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“They spoke less and less between them until at last they were silent altogether as is often the way with travelers approaching the end of a journey.” - Cormac McCarthy

I left Hanoi on Thursday, and one taxi, three buses and a boat later, I arrived on Cat Ba Island in northeastern Vietnam. Cat Ba sits on the edge of Halong Bay - a UNESCO World Heritage site, significant for its beauty and culture.

Halong Bay and neighboring Lan Ha were one of those bucket list places for me. The rocks and karst formations rising out of the sea are the stuff of National Geographic photos. Also as a solo traveler, it was time for some sort of group trip…didn’t want to start talking to myself. So I signed on for a day long boat cruise/kayak/beach trip around the bays. A perfect antidote to recovering from the frenzy of Hanoi (and I am on vacation). The small group was made up of mostly Europeans, and a Russian.

We headed to the dock and boarded a wooden junk boat. As we pulled out of the harbor, we traveled past a floating village of fish farms. These fish farmers spend their entire life on the water…floating houses, dogs and kids running between the fish fish containment areas, generators, and even a floating grocery store. Water taxis ferry children to the island for school and goods back to the fishermen.

We moved past the fish farms into open waters, we cruised around Halong Bay past amazing rock formations…the remnants, according to legend, of a dragon that hit the water. I sat on a chair on the deck and reminded myself how lucky I am to be able to see this…most people will never see this in person. Also, the group of people I was with were smart, funny travelers, who had great stories to tell from places they had been around the world. They were not the backpacker set, but mostly working people like me who had taken a few weeks to escape the real world.

We anchored and kayaked through caves and lagoons, ate a seafood lunch, prepared by the guys on the boat, swam, drank a beer…I could have gotten used to this life. As we were heading back at sunset, our guide, a 10th generation Cat Ba Island native, began to talk to a few of us about the state of the bay.

We motored past oyster farms and more fish farms, he pointed out boats specially designed to catch small fish to feed to the larger farmed fish. There are no regulations to control the over fishing of these small fish and the larger native fish are become scarcer and scarcer. Once, the people of the island would trade produce to the fisherman for these native fish, but the cost has skyrocketed and they can’t afford to eat the fish from the bay any longer. The majority of this fish is consumed by wealthy Vietnamese tourists in the summer months. China controls the South China Sea and Halong Bay is the bread basket of seafood for Vietnam, if this ecosystem is destroyed, so will go the culture and economy of the region. You could hear in his voice the concern and sadness for the future of this place.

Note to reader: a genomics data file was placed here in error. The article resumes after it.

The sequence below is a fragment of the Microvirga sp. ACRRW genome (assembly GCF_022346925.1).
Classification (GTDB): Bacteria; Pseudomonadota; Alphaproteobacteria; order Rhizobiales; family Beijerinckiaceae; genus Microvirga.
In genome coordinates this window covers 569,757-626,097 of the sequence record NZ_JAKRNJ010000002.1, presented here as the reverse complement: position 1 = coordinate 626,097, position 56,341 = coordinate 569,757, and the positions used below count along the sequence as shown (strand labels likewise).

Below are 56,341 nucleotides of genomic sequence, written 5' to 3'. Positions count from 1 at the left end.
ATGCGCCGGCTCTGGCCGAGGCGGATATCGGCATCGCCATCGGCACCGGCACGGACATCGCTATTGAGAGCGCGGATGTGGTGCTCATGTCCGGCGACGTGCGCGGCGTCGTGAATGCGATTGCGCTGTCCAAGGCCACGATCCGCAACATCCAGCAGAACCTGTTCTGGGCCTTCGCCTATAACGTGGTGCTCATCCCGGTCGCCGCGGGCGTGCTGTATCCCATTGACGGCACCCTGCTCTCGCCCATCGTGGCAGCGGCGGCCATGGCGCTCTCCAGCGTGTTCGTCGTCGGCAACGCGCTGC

We quietly rode in the harbor in the pink light of sunset, grateful for an opportunity to see this beautiful place…for as long as it exists.

Seeing History in a Mirror

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“The real voyage of discovery consists not in seeking new landscapes, but in having new eyes.”
― Marcel Proust

When I left for this trip, more than one person asked me “Why Vietnam?” Honestly, I don’t think I had a very good answer. Culturally, I like this part of the world; had heard it was a great (and safe) travel destination and, it was really affordable, but I was/am no great student of Vietnam. I could give some highlights, early religious dynasties, colonial occupation, the rise of communism, war with U.S, and that every other item of clothing sold in the US has “made in Vietnam” label on it.

After a day of being the passive observer (and trying not to get run over) in the Old Quarter, I decided to go a little further…hoping to gain a bit more understanding of the people and place. I was struck by the profound visible signs of loss in this historic capital, but also pride, resilience and sense of sameness.

I learned that they revere learning. The Temple of Literature, founded in 1070, is one of the few remaining examples of Vietnamese architecture still standing. The temple was built to honor Confucius and scholarly learning. The names of great Vietnamese scholars are etched in stone tablets on the edges of the temple. It is still regarded as a place of learning…today there were a group of Vietnamese high school kids in a graduation ceremony on the grounds.

I learned that the Vietnamese are proud of who they are and their country (even if we don’t agree with their politics); and they honor their forefathers. After the Temple, I walked to the Ho Chi Minh Mausoleum complex. Like Lenin, “Uncle Ho” is honored with a huge monolithic stone mausoleum, where thousands come to pay tribute each year. Adjacent to this is a museum dedicated to his life and work and surrounding this is is huge botanical garden.

I learned that they value art and creativity, but have lost much of their heritage. A trip to the National Museum of Fine Art, begins with the phrase, “what you see here are examples or remnants of early works, most have been lost by wars.” The Vietnamese were great sculptors in bronze and stone, wood carvers, print makers, silk painters and a lacquer artists.

As I moved to the more modern section of museum, I saw works in these same traditional medium, but about the war with the U.S. I wasn’t quite sure how to respond. While I don’t know many people personally who served in the war with Vietnam, I know the impact it is has had on us culturally. I have visited the war memorial in D.C. and been awed by the enormous losses suffered and the residual pain. Yet, these works showed the same costs of war….widows, children, loss, resolve, sorrow, poverty, pain. It was like seeing history in a mirror.

I know there are unresolved political issues between my country and theirs and there are many Americans who lost too much, but it seems to me, that going forward only happens when you are able to look beyond what is different and see what is the same.